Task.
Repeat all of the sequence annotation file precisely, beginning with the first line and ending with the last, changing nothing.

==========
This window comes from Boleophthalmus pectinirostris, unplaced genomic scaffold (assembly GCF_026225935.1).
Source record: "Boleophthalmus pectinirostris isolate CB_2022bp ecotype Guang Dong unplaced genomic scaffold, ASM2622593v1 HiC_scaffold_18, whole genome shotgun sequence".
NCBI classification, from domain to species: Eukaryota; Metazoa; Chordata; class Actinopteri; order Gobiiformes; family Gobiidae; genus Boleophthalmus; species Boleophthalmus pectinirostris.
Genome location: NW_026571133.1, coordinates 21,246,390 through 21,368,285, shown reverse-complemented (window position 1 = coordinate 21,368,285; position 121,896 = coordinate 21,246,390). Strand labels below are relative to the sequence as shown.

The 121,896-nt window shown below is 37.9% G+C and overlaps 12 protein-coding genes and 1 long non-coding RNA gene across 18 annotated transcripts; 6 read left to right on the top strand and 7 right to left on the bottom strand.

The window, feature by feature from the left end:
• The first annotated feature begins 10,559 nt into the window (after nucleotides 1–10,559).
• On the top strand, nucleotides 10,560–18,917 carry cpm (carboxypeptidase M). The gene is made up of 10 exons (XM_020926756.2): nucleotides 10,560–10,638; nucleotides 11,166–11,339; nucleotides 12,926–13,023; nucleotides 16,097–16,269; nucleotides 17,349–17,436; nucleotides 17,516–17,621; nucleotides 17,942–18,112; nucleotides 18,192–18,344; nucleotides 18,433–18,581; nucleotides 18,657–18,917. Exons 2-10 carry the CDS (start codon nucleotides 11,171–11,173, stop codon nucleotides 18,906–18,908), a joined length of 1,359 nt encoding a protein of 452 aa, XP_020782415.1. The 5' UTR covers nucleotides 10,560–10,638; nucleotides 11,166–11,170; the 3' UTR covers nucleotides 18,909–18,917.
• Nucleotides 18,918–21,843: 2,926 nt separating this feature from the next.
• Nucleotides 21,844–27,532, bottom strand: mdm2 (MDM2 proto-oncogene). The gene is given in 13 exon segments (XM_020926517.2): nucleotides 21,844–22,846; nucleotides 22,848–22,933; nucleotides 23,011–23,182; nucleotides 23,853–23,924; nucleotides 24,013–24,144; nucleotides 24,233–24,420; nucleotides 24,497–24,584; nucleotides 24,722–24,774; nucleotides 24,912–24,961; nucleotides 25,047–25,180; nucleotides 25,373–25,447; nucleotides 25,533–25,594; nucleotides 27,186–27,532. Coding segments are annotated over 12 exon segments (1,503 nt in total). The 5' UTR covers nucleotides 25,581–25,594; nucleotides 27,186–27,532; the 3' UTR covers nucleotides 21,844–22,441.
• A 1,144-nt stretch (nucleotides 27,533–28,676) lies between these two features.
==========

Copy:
This window comes from Boleophthalmus pectinirostris, unplaced genomic scaffold (assembly GCF_026225935.1).
Source record: "Boleophthalmus pectinirostris isolate CB_2022bp ecotype Guang Dong unplaced genomic scaffold, ASM2622593v1 HiC_scaffold_18, whole genome shotgun sequence".
NCBI classification, from domain to species: Eukaryota; Metazoa; Chordata; class Actinopteri; order Gobiiformes; family Gobiidae; genus Boleophthalmus; species Boleophthalmus pectinirostris.
Genome location: NW_026571133.1, coordinates 21,246,390 through 21,368,285, shown reverse-complemented (window position 1 = coordinate 21,368,285; position 121,896 = coordinate 21,246,390). Strand labels below are relative to the sequence as shown.

The 121,896-nt window shown below is 37.9% G+C and overlaps 12 protein-coding genes and 1 long non-coding RNA gene across 18 annotated transcripts; 6 read left to right on the top strand and 7 right to left on the bottom strand.

The window, feature by feature from the left end:
• The first annotated feature begins 10,559 nt into the window (after nucleotides 1–10,559).
• On the top strand, nucleotides 10,560–18,917 carry cpm (carboxypeptidase M). The gene is made up of 10 exons (XM_020926756.2): nucleotides 10,560–10,638; nucleotides 11,166–11,339; nucleotides 12,926–13,023; nucleotides 16,097–16,269; nucleotides 17,349–17,436; nucleotides 17,516–17,621; nucleotides 17,942–18,112; nucleotides 18,192–18,344; nucleotides 18,433–18,581; nucleotides 18,657–18,917. Exons 2-10 carry the CDS (start codon nucleotides 11,171–11,173, stop codon nucleotides 18,906–18,908), a joined length of 1,359 nt encoding a protein of 452 aa, XP_020782415.1. The 5' UTR covers nucleotides 10,560–10,638; nucleotides 11,166–11,170; the 3' UTR covers nucleotides 18,909–18,917.
• Nucleotides 18,918–21,843: 2,926 nt separating this feature from the next.
• Nucleotides 21,844–27,532, bottom strand: mdm2 (MDM2 proto-oncogene). The gene is given in 13 exon segments (XM_020926517.2): nucleotides 21,844–22,846; nucleotides 22,848–22,933; nucleotides 23,011–23,182; nucleotides 23,853–23,924; nucleotides 24,013–24,144; nucleotides 24,233–24,420; nucleotides 24,497–24,584; nucleotides 24,722–24,774; nucleotides 24,912–24,961; nucleotides 25,047–25,180; nucleotides 25,373–25,447; nucleotides 25,533–25,594; nucleotides 27,186–27,532. Coding segments are annotated over 12 exon segments (1,503 nt in total). The 5' UTR covers nucleotides 25,581–25,594; nucleotides 27,186–27,532; the 3' UTR covers nucleotides 21,844–22,441.
• A 1,144-nt stretch (nucleotides 27,533–28,676) lies between these two features.